Past Research Studies

Response Inhibition Training for Children with cropped-CNRL-logo1-1qi3vee.jpgWilliams Syndrome

Many individuals with Williams syndrome have difficulty with inhibiting impulses. In this investigation we are trying out a cognitive retraining approach using computer games to improve inhibitory control in children and adolescents with Williams syndrome. This work is conducted in collaboration with Dr. Hanjoo Lee from the University of Wisconsin-Milwaukee. The primary goal of the current study is to test the effectiveness of a web-based response inhibition training program among individuals with Williams syndrome with a small randomized controlled trial. Data collection is completed and the project is in the data analysis phase.

This research was supported by a grant from the Williams Syndrome Association.

Early Cognitive and Behavior Characteristics in Neurofibromatosis-1

Previous research with older children with NF1 has shown that some children have learning, attention, and emotional difficulties. Given the lack of information available for younger children, and since NF1 is often diagnosed during the preschool years, we studied the functioning of 2 – 6 year-olds with NF1 and siblings without NF1 in collaboration with the Neurofibromatosis Clinic at the Genetics Center (Donald Basel, M. D., & Dawn Siegel, M.D.) and the Neurofibromatosis Program at the University of Chicago (Jim Tonsgard, M.D., and Scott Hunter, Ph.D.). We are continuing to follow-up with participants over time in order to track development. We are no longer recruiting new participants for this study.

This research was supported by a UWM Research Growth Initiative Award, an Award from the University of Chicago Center for Translational Science CTSA (UL1 RR024999), NF Inc Midwest, NF Inc MidAtlantic, and private donations.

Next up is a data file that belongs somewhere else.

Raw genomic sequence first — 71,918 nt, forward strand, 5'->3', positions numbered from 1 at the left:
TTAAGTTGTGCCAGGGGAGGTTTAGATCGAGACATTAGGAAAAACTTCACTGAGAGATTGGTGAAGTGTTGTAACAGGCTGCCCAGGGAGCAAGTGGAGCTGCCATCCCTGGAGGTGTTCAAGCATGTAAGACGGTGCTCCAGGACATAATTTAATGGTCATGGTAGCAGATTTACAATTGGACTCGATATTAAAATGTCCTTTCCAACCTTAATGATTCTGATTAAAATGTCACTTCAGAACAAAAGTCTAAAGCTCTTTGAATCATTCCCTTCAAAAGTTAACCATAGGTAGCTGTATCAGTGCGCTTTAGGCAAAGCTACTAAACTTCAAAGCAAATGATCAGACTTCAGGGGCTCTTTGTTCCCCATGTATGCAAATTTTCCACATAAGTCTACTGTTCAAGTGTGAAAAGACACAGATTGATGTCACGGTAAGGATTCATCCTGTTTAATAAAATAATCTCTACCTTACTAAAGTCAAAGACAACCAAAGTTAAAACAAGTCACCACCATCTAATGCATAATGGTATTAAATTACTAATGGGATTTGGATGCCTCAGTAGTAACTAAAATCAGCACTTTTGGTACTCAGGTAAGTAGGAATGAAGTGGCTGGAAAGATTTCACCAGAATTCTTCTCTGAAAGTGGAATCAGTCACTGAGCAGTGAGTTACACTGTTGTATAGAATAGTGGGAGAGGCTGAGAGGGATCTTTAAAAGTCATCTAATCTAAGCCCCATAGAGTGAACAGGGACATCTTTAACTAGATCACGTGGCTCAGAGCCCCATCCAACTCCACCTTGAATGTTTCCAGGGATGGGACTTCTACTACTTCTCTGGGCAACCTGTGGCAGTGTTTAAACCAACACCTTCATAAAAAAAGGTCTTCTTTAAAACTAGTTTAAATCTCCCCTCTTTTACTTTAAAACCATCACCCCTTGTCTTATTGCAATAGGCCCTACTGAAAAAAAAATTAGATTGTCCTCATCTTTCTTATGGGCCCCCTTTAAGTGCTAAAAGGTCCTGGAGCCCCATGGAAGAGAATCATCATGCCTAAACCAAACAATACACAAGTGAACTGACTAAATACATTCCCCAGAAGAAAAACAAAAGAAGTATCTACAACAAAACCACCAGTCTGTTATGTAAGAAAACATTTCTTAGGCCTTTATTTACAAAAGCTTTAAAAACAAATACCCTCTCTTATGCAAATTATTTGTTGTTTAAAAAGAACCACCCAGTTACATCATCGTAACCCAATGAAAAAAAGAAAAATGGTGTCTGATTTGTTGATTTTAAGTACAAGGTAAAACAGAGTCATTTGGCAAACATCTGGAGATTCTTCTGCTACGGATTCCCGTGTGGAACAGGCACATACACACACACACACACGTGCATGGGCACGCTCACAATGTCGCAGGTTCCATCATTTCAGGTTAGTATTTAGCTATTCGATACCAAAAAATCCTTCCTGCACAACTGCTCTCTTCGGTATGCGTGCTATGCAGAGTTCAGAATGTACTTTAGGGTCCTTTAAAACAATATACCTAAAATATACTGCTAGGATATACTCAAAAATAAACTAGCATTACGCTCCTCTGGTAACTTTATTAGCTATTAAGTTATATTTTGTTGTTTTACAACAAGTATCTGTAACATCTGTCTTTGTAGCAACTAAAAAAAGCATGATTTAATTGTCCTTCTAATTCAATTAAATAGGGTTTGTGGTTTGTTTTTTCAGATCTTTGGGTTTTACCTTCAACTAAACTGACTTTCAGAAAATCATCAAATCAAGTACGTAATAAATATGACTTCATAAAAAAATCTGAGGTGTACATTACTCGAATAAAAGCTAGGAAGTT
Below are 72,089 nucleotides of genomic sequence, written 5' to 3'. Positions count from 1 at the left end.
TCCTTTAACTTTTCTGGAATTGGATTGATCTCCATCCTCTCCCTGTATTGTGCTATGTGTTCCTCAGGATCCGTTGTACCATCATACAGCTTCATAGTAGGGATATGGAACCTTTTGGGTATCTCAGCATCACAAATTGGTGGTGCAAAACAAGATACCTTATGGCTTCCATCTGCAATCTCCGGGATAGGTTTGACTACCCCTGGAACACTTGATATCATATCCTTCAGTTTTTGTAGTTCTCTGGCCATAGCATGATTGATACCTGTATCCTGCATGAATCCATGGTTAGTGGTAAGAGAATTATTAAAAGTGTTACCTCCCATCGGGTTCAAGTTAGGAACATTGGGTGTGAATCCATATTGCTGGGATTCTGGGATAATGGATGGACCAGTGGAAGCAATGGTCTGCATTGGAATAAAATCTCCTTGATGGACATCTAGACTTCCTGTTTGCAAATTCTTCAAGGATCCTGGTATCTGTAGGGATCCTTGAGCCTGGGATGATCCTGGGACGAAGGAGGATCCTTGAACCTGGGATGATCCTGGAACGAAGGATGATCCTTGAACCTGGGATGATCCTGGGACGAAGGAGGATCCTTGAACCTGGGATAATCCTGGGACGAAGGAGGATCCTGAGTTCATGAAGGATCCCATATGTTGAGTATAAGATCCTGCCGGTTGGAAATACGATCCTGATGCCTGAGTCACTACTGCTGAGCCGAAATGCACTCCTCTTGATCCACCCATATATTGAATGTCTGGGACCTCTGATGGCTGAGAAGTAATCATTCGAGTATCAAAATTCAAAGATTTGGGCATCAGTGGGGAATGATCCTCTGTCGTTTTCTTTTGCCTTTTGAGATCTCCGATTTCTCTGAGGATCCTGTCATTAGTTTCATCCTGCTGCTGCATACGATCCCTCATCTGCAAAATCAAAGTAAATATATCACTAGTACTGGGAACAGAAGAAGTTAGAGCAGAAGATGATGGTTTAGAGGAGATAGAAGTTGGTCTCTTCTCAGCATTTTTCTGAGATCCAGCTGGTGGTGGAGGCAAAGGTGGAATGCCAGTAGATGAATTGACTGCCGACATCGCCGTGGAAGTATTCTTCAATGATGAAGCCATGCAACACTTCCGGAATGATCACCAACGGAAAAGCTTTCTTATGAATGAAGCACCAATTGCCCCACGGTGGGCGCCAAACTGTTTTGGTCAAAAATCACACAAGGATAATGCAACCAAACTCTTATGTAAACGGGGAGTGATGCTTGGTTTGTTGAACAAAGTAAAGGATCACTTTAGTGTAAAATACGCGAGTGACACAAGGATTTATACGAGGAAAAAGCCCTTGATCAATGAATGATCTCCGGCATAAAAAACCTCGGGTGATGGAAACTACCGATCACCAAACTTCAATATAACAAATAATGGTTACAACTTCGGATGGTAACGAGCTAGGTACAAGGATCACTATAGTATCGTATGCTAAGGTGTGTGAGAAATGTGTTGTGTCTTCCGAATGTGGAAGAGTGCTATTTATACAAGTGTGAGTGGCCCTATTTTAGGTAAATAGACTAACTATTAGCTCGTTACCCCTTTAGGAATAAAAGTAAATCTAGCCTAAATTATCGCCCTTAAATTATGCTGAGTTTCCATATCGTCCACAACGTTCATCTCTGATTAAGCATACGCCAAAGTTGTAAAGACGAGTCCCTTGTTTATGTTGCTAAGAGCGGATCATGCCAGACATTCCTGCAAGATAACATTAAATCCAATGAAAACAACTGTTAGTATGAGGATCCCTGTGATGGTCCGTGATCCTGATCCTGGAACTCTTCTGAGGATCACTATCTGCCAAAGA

Patience and Planning in Typically Developing Children

In order to learn more about the development of patience and planning of preschool and kindergarten-aged typically developing children, we conducted research about patience and planning in two groups of children with genetic disorders – Williams syndrome and Neurofibromatosis-1 – and compared behaviors to that of typically developing children. In addition, given that children with Williams syndrome or Neurofibromatosis-1 tend to have learning difficulties; we examined whether early signs of these learning difficulties were present compared to what is expected in typically developing children. We are no longer recruiting new participants for this study.

This research was supported by a UWM Research Growth Initiative Award, an Award from the University of Chicago Center for Translational Science CTSA (UL1 RR024999), NF Inc Midwest, NF Inc MidAtlantic, and private donations.